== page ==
Workplace Violence

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The Business Disaster Waiting to Happen

Everybody knows that Joe is a good worker. His work is his life – heck, people who work with him get the idea that Joe doesn’t even have much of a life, outside of his work. He’s quiet, not much of a joiner. But lately, he doesn’t seem to take criticism very well. But everybody knows he’s a good worker.

Joe could also be a human and business disaster waiting to happen. Because he could be just one bad supervisor, one bad review, one poorly timed wisecrack away from doing something damaging, even violent. Joe could be a walking time bomb of an employee when it comes to workplace violence.

Think we’re overstating the problem? People like Joe are rare, right? Think again.

Workplace violence is the second highest risk for employers – second only to slips and falls. According to the National Institute for Occupational Safety and Health (NIOSH), there are 2.1 million cases per year – 5,500 cases per day, resulting in a staggering 17 homicides a week. It’s so bad that the Center for Disease Control has declared workplace violence an epidemic.

The impact of this epidemic on business continuity, even without loss of life, is often catastrophic. An Oxford University study found that after a violent incident, publicly traded companies average a 15% decrease in stock values that can remain depressed for up to a year. A single incident can put a small to mid-size business out of business. Even if you stay in business, your brand value can dwindle away with the ticking of the clock.

The average jury awards for workplace violence are $2.1 million; by comparison Sexual Harassment awards average only $78,000. Which one of these hazards do you spend the most time and effort trying to prevent?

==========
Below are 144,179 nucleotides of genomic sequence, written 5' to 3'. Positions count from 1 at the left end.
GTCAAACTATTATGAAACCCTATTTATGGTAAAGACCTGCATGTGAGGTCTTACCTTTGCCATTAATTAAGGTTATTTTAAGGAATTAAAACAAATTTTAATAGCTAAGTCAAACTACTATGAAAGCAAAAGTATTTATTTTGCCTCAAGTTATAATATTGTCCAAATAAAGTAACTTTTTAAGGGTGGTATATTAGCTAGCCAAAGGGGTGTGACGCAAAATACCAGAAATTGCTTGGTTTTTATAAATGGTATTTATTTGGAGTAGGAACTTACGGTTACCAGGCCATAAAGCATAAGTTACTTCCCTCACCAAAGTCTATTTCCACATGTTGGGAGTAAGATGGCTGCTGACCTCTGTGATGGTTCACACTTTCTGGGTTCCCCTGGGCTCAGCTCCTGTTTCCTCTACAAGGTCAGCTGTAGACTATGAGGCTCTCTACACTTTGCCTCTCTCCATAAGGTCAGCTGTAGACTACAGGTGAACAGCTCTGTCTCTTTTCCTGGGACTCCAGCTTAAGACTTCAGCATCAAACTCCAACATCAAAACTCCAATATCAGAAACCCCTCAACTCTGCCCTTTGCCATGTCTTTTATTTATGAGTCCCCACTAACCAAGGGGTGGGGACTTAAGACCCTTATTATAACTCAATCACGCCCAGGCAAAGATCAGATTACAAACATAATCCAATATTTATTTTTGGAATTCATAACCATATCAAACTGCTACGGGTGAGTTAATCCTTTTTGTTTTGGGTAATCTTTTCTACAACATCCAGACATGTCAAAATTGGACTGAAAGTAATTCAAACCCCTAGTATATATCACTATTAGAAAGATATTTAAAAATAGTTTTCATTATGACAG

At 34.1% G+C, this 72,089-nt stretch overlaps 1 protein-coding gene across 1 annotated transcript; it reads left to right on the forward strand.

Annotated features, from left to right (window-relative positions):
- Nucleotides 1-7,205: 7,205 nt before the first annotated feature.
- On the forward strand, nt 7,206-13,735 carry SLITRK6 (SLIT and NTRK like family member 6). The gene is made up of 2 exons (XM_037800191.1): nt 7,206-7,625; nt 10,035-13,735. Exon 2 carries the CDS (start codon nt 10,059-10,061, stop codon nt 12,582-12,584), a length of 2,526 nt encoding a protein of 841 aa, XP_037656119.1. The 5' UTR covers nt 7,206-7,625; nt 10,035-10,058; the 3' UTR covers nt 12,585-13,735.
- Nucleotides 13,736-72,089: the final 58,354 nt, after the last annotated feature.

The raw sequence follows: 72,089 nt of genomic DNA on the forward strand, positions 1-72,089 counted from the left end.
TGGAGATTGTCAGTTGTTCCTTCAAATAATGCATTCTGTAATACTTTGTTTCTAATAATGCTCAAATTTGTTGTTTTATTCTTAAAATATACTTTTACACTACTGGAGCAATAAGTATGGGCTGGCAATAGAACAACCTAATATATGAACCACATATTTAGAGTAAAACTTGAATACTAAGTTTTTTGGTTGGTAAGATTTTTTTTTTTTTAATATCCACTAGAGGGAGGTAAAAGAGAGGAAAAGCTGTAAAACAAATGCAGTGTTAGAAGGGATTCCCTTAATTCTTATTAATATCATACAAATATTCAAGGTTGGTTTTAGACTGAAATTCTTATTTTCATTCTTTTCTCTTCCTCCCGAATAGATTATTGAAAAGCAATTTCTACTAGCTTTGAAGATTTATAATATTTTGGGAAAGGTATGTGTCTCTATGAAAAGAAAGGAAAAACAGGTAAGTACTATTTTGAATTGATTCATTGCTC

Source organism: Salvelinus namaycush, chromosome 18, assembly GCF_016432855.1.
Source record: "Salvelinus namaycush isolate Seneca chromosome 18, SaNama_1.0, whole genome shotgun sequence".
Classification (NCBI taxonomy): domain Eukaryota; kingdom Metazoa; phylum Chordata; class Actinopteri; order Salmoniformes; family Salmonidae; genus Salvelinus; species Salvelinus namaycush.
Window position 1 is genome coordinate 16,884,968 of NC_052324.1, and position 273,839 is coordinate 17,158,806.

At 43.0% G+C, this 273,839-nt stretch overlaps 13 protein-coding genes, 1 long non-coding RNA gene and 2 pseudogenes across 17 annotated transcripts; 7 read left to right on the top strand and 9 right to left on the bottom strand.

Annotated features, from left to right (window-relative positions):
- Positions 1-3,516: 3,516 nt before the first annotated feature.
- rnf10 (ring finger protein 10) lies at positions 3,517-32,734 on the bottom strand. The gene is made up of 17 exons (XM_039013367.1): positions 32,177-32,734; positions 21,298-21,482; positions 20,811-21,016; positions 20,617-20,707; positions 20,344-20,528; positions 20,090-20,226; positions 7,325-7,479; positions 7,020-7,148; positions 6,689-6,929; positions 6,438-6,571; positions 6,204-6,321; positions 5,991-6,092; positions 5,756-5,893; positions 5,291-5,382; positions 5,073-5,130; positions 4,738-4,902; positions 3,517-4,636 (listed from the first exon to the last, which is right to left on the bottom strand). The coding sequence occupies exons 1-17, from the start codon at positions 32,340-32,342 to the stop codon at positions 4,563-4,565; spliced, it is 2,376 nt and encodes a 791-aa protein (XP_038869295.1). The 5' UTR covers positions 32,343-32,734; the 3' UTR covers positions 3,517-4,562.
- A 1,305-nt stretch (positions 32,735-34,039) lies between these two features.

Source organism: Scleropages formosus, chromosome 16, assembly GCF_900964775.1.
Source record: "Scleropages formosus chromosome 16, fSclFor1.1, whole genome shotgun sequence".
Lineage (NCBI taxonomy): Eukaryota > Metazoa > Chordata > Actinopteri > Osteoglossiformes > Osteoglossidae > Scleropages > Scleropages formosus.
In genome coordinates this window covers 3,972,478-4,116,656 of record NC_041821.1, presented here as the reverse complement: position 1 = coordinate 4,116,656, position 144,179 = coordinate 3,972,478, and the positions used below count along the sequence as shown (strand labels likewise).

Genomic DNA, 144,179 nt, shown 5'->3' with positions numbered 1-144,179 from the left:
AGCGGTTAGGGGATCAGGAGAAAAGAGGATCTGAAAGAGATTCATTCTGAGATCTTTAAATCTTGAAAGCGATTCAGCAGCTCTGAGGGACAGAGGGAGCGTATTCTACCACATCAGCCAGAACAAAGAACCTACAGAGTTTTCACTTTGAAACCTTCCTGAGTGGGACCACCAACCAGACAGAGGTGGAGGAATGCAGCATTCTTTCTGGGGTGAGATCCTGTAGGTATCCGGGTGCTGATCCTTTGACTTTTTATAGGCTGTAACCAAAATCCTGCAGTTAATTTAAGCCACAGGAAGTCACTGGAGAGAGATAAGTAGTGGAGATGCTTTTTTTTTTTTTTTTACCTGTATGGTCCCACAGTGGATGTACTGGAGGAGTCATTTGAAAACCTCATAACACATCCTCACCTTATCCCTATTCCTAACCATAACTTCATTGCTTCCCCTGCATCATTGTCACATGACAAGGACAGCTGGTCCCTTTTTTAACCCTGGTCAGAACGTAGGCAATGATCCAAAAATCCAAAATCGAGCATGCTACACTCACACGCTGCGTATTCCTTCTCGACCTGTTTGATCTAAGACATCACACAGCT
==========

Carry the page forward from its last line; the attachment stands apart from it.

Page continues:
Cyber sabotage is the fastest growing type of workplace violence, which makes cybersecurity increasingly critical. It’s relatively “clean” and easy for a disgruntled worker to vent his/her frustration with the company/supervisor by destroying computer records or introducing a virus.

So how do you plan for an emotionally imbalanced, non-communicative “good worker” who could gut your business in a heartbeat?

Fortunately, workplace violence is never spontaneous, there are always warning signs. Run-ins with supervisors cause 86% of all cases. Job loss is the #1 trigger; domestic violence is #2.

Violent or damaging incidents can be avoided if co-workers and supervisors recognize the violence continuum and act accordingly:

  • Level 1 – Non-verbal, indirect threats (to get attention)
  • Level 2 – Loud outbursts, yelling, property destruction (wants more attention)
  • Level 3 – A violent incident, at-risk termination
  • Level 4 – Drastic change in personality & hygiene, leaves early, comes in late
  • Level 5 – Withdrawal (packs desk, takes down personal items), significant violence is imminent

The good news: Employee Assistance Program (EAP) support can help to stop the escalation up through Level 3. The bad news: after that it’s probably too late.

Just to comply with the OSHA General Duty Clause, and to protect you from potential litigation, you need to recognize workplace violence as a ‘hazard’, with plans in place to deal with it.

At minimum, you need:

A Corporate written policy (to include domestic violence)
Training and education of all employees about your policy, how to identify potential problems, how to report it, etc.
Best practices with regard to physical security and access control

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